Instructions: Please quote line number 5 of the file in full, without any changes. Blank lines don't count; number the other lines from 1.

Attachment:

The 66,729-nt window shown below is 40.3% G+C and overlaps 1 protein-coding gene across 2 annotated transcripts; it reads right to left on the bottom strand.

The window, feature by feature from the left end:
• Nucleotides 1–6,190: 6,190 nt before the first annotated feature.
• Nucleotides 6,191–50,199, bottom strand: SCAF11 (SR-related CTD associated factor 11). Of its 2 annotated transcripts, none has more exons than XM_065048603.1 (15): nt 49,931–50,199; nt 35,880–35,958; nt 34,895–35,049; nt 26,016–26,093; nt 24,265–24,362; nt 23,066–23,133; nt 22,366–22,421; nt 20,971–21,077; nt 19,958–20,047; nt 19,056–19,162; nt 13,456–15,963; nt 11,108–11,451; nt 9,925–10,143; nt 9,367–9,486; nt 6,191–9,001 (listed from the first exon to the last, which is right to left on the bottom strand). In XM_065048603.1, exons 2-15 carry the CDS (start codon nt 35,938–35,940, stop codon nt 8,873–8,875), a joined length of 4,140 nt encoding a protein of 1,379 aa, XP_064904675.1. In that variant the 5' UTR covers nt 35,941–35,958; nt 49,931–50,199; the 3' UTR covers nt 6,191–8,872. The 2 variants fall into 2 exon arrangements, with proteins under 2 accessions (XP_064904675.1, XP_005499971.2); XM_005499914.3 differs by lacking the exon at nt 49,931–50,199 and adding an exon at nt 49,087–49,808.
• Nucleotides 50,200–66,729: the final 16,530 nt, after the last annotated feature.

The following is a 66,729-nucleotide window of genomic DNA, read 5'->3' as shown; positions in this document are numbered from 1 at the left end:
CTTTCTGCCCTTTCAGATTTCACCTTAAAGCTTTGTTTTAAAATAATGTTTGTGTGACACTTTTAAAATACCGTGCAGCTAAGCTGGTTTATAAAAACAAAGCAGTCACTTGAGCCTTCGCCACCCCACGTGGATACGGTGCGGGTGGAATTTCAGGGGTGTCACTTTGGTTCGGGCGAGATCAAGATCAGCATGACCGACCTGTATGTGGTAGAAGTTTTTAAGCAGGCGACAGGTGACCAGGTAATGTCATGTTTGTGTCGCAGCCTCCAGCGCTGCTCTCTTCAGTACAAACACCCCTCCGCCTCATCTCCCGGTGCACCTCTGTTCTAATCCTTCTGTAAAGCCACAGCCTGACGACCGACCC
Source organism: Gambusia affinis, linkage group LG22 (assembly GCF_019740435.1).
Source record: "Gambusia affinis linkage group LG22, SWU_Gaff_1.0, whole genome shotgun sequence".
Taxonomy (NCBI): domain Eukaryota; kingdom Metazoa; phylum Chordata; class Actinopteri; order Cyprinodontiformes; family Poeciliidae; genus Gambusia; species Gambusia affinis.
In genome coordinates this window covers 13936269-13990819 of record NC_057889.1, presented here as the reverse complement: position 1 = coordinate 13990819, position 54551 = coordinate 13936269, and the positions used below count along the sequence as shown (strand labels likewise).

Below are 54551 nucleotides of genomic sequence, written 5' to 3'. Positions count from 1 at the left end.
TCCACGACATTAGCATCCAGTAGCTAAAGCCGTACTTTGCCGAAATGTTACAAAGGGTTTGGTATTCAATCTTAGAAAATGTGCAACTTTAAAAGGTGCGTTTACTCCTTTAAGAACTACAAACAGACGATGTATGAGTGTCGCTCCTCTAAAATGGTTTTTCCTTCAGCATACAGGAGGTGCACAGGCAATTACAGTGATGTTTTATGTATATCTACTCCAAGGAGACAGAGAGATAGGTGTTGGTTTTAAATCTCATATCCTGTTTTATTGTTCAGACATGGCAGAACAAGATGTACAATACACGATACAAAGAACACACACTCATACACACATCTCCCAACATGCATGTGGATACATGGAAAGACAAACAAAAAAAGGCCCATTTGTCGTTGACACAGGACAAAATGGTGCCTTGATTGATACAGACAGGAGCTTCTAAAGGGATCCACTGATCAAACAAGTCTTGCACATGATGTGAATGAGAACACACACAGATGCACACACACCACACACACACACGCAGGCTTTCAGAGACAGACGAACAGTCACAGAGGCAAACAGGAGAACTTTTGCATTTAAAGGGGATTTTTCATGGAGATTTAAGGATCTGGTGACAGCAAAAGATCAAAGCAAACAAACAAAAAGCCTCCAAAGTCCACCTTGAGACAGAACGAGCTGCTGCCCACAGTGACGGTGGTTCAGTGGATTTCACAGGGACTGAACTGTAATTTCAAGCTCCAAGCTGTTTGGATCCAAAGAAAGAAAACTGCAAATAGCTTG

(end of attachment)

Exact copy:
• Nucleotides 50,200–66,729: the final 16,530 nt, after the last annotated feature.